Appeal from convictions for conspiracy to manufacture and possess cocaine and possession with intent to distribute cocaine in the United States District Court for the Eastern District of New York (Leonard D. Wexler, Judge) after a jury trial. Affirmed as to Caraballo. Reversed as to Matias because of the failure to balance a jury instruction on the defendant's interest in testifying falsely.
Winter and Mahoney, Circuit Judges, and Stewart,*fn* District Judge.
Miguel Matias, Sr. and Jose Caraballo were convicted after a jury trial before Judge Wexler of conspiracy to manufacture and to possess cocaine hydrochloride in violation of 21 U.S.C. §§ 846, 841(a)(1) and 841(b)(1) (1982 & Supp. IV 1986), and possession with intent to distribute cocaine hydrochloride in violation of 21 U.S.C. §§ 841(a)(1), 841(b)(1) and 18 U.S.C. § 2 (1982). On appeal, they challenge the issuance and execution of a search warrant, the trial court's rulings on the admission and exclusion of co-defendants' statements and jury instructions on conscious avoidance and a defendant's motive to testify falsely.
Because we find that only the claim concerning the jury charge on a defendant's motive to testify falsely has merit, we affirm as to the nontestifying defendant, Caraballo, and reverse and remand as to Matias.
After conducting surveillance of a house and barn in Central Islip between October 25 and October 29, 1985, Drug Enforcement Administration ("DEA") agents obtained a telephonic search warrant for those premises from a magistrate. When the DEA agents executed the warrant on November 1, they found a complete cocaine processing laboratory and about ten kilograms of cocaine in the barn. Various narcotics-related paraphernalia, a key to the barn, receipts for building materials, ownership records for the premises and some photographs were taken from the house.
White at the house, agents arrested Miguel Matias, Jr. and Frank Matias, the sons of defendant Miguel Matias, Sr., the record owner of the premises. Miguel Matias, Sr. and Caraballo were arrested later the same day. the four arrestees and Caraballo's employer, Luis Garcia, were charged in the two-count superseding indictment with conspiracy to manufacture and possess cocaine and possession with intent to distribute cocaine.
Garcia pled guilty, and the four remaining defendants were tried before Judge Wexler and a jury. After Judge Wexler dismissed the charges against Miguel Matias, Jr. and Frank Matias on sufficiency grounds, the jury convicted Jose Caraballo and Miguel Matias, Sr. on both counts. Judge Wexler sentenced each to concurrent terms of six years for each count and a $100 special assessment, to be followed by five years special parole for the possession count.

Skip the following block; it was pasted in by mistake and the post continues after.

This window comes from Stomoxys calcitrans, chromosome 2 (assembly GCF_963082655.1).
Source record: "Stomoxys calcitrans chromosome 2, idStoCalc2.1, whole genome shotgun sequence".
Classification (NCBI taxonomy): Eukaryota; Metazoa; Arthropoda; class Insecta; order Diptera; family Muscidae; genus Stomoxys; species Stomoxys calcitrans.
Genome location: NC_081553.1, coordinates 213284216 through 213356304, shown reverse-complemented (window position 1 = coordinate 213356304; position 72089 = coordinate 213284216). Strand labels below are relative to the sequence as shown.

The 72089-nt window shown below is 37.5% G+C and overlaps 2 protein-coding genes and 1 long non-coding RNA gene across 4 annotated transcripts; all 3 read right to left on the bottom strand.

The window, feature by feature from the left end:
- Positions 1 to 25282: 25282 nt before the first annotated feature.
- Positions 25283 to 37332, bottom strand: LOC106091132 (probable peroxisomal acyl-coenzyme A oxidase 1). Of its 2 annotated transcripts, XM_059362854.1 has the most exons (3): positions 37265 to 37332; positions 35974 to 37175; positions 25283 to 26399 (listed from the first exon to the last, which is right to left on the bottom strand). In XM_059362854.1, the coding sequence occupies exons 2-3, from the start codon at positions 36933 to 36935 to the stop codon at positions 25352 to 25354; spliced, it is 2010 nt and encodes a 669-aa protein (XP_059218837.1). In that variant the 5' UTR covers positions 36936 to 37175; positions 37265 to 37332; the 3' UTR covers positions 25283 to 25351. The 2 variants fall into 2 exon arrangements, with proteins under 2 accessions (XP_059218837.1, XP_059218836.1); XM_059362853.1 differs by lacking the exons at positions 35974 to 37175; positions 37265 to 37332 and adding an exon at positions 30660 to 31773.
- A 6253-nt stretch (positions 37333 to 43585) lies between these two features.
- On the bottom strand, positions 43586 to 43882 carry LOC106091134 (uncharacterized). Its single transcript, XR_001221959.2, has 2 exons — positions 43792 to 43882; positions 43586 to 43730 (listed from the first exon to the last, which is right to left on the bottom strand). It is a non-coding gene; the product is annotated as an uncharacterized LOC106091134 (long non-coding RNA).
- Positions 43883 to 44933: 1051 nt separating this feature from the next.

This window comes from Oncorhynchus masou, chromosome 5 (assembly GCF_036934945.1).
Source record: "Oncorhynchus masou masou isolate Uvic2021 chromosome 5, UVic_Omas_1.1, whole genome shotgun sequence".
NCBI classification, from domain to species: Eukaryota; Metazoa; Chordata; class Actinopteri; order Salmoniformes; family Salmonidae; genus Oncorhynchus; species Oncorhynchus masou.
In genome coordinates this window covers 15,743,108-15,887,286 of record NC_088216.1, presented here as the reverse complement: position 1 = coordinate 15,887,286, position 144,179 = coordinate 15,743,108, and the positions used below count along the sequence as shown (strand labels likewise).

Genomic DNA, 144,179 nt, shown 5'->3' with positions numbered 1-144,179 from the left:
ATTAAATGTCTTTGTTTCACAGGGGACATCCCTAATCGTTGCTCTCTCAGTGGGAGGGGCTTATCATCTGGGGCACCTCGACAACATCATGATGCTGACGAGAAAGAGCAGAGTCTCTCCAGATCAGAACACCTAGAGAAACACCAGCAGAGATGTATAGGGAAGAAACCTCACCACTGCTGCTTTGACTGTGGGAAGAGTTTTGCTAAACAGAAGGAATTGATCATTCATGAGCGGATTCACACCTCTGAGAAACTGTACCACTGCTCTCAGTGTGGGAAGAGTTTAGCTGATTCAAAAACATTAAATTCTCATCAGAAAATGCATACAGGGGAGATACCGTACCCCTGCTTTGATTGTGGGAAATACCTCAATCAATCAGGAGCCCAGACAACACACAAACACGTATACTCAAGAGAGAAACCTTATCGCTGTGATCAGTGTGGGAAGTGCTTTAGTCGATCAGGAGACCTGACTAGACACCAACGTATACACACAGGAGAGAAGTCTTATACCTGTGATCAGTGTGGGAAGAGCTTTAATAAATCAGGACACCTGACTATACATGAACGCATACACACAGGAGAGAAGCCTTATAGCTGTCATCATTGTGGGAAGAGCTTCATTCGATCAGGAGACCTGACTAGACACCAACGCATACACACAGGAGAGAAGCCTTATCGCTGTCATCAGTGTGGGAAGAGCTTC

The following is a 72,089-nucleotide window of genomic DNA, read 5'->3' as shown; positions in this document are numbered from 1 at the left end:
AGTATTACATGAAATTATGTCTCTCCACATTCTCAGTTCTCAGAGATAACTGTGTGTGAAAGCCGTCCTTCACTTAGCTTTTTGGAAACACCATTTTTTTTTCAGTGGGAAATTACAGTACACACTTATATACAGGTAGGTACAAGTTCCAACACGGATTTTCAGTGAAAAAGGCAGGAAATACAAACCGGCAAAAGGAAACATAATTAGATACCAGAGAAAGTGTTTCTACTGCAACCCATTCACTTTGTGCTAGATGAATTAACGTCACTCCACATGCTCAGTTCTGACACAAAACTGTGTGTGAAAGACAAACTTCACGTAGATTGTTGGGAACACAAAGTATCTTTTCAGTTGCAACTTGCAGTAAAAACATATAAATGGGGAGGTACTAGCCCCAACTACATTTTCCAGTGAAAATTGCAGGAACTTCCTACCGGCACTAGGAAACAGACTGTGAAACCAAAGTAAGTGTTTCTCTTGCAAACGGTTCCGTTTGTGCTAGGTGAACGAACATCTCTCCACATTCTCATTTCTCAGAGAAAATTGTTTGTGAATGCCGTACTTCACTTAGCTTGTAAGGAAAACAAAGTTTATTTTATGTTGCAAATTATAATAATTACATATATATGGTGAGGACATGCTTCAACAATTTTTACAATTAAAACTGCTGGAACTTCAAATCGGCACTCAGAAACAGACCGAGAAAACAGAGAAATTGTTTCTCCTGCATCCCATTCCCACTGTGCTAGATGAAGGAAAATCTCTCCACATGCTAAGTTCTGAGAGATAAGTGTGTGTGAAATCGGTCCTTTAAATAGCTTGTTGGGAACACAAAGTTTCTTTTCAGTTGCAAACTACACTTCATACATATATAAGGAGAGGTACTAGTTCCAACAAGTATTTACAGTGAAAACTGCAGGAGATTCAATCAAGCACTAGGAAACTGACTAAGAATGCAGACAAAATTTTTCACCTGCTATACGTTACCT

The evidence against Matias, Sr. showed that he and his family were longtime friends of Luis Garcia, who was also their commercial tenant in Brooklyn. When Garcia was arrested on drug charges in 1984, the Matiases pledged two of their houses to secure his bail, Matias was the record owner of the land upon which the barn housing the cocaine laboratory had been recently built. He and his wife testified, however, that this land had been sold to Garcia. During the construction of the barn, Matias, Sr. had purchased the building materials, including the plywood used to make a wall concealing the drug laboratory. He also helped unload ether barrels delivered by Caraballo.
Caraballo was Luis Garcia's employee. On October 25, 1985, Caraballo went to a chemical warehouse in Westchester to pick up fifty-five-gallon drums of ether, a solvent used to manufacture cocaine. He then drove from the warehouse to Luis Garcia's home in Westbury, and from there to the barn in Islip. During the trip, he stopped and acted furtively as though he were trying to elude anyone who might be following him. The next day, Caraballo drove Matias, Sr. to a lumberyard where the latter purchased the plywood used to make the wall concealing the drug manufacturing laboratory. On the afternoon of October 29, Caraballo left the barn and drove to a Kentucky Fried Chicken restaurant to get lunch for several persons working at the barn. A heavy smell of ether emanated from the barn, and after lunch Caraballo drove to a drugstore and bought a solution labeled "for red and irritated eyes." Caraballo's eyes looked red, irritated and watery, a condition caused by exposure to ether. Later in the afternoon, Caraballo drove to the town dump and disposed of some garbage. Included were numerous bottles of Pine Sol, an empty bottle of inositol with a heavy smell of ether inside, and thirteen $100 money wrappers. Inositol is commonly used to "cut" cocaine, and Pine Sol, a deodorizer, was later found in the cocaine laboratory.
A. Search and Seizure Claims*fn1
In applying for the telephonic warrant, the Assistant United States Attorney recited to the magistrate facts relayed by DEA Agent Daniel McCarthy. McCarthy was on the line and confirmed at the close of the AUSA's presentation that those facts were "truthful to the best of [his] knowledge and belief." However, ...